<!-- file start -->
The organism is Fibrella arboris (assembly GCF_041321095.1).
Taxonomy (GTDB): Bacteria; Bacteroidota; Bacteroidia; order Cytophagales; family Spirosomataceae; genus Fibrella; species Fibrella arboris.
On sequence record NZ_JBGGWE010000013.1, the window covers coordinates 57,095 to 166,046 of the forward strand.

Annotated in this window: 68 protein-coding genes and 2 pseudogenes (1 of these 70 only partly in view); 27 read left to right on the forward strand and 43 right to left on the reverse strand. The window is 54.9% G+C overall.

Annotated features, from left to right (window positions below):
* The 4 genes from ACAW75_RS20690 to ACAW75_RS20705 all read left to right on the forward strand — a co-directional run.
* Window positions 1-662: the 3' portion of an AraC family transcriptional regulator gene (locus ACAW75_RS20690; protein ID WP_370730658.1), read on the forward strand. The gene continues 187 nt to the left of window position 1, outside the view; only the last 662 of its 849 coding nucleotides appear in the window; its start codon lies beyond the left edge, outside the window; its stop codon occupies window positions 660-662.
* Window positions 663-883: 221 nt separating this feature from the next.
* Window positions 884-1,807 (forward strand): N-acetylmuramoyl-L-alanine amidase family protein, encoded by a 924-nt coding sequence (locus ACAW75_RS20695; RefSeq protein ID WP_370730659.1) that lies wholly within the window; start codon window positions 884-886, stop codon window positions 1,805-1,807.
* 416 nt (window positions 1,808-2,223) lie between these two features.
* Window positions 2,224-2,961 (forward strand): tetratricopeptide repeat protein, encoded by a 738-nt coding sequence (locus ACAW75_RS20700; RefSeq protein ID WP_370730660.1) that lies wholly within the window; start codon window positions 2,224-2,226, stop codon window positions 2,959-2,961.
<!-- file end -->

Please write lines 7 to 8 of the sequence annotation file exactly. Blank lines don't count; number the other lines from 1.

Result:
* Window positions 1-662: the 3' portion of an AraC family transcriptional regulator gene (locus ACAW75_RS20690; protein ID WP_370730658.1), read on the forward strand. The gene continues 187 nt to the left of window position 1, outside the view; only the last 662 of its 849 coding nucleotides appear in the window; its start codon lies beyond the left edge, outside the window; its stop codon occupies window positions 660-662.
* Window positions 663-883: 221 nt separating this feature from the next.